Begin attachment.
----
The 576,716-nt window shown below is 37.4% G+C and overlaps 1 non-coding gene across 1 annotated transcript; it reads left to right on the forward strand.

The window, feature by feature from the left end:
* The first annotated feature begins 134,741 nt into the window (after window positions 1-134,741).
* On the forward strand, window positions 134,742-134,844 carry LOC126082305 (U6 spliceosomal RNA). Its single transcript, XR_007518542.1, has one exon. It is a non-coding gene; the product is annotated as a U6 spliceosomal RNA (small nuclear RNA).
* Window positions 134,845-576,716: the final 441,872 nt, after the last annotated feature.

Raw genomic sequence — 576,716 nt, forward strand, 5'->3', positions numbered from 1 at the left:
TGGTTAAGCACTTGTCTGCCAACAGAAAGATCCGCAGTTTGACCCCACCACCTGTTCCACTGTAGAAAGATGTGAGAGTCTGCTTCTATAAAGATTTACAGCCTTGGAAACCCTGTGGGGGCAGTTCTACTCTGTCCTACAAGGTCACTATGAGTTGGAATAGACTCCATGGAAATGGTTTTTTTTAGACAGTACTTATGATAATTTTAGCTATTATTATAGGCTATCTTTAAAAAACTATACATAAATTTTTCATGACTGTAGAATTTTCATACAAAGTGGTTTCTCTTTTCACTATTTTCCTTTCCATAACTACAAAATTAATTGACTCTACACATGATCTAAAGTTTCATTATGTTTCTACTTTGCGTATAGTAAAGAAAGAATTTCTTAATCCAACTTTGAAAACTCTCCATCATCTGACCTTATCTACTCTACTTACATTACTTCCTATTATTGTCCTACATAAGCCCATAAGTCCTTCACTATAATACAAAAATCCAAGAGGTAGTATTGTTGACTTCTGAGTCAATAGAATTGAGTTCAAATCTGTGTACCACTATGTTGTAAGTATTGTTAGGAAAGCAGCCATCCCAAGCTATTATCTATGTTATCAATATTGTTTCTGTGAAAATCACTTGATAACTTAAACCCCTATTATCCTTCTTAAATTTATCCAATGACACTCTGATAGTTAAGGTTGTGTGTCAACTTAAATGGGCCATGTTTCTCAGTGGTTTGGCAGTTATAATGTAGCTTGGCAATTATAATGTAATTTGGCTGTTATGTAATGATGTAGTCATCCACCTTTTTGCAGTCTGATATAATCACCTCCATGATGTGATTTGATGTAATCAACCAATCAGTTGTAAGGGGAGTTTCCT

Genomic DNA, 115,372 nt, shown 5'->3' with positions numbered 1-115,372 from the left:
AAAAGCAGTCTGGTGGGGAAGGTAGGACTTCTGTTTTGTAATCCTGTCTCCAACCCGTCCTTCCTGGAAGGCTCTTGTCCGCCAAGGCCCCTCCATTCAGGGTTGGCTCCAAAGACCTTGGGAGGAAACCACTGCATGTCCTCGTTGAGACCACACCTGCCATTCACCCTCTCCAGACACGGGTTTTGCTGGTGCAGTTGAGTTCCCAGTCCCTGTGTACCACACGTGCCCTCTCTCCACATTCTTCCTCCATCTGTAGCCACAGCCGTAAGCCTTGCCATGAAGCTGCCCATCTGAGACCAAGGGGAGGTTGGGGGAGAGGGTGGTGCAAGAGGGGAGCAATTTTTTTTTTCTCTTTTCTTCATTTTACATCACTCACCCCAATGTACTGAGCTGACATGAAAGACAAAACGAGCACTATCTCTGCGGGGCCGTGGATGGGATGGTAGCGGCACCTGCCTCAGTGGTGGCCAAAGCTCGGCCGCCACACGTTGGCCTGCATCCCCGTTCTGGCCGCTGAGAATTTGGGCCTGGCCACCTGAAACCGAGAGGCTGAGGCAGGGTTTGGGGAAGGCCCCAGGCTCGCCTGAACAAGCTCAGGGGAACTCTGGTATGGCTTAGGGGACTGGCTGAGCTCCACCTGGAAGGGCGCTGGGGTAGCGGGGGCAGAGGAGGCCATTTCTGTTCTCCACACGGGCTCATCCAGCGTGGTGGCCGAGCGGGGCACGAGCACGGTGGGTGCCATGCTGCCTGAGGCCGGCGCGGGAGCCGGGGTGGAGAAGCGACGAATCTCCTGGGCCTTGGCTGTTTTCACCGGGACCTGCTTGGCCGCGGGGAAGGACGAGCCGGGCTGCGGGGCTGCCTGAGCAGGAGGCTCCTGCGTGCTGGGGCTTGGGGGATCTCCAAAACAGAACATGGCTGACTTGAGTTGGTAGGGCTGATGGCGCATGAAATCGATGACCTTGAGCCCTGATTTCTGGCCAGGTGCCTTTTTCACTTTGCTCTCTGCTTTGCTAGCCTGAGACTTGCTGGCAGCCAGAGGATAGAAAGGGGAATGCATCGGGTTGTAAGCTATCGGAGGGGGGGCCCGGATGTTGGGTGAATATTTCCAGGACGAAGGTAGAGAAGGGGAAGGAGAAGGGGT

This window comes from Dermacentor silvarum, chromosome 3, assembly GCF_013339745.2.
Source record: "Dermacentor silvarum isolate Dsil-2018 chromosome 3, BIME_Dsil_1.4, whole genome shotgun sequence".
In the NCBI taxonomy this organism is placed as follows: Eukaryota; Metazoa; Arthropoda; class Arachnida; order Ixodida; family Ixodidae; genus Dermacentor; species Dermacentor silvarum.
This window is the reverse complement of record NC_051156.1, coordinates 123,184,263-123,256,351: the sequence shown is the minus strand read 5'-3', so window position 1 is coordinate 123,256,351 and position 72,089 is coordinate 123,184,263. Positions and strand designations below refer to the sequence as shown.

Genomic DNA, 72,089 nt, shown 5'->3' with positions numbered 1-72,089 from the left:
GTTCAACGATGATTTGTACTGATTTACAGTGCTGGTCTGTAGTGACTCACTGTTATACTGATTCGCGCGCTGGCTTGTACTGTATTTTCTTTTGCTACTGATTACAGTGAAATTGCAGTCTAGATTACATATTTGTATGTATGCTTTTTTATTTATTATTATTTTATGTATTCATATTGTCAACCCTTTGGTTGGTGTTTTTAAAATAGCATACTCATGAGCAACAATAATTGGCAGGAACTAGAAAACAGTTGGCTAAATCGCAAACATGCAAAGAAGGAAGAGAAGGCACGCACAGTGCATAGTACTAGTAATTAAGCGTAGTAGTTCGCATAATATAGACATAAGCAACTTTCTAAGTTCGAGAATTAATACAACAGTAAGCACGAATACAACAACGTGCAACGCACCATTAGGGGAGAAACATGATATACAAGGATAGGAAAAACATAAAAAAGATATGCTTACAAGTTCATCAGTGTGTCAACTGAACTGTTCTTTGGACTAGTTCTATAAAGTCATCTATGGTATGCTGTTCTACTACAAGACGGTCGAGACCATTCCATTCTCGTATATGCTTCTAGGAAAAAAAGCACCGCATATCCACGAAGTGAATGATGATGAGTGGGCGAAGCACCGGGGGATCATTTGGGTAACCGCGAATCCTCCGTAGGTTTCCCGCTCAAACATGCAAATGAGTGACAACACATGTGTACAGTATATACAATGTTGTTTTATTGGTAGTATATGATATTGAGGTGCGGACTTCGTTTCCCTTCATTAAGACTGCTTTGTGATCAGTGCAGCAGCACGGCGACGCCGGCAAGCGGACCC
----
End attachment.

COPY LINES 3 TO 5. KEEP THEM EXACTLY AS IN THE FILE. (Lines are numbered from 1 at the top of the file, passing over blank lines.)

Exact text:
* The first annotated feature begins 134,741 nt into the window (after window positions 1-134,741).
* On the forward strand, window positions 134,742-134,844 carry LOC126082305 (U6 spliceosomal RNA). Its single transcript, XR_007518542.1, has one exon. It is a non-coding gene; the product is annotated as a U6 spliceosomal RNA (small nuclear RNA).
* Window positions 134,845-576,716: the final 441,872 nt, after the last annotated feature.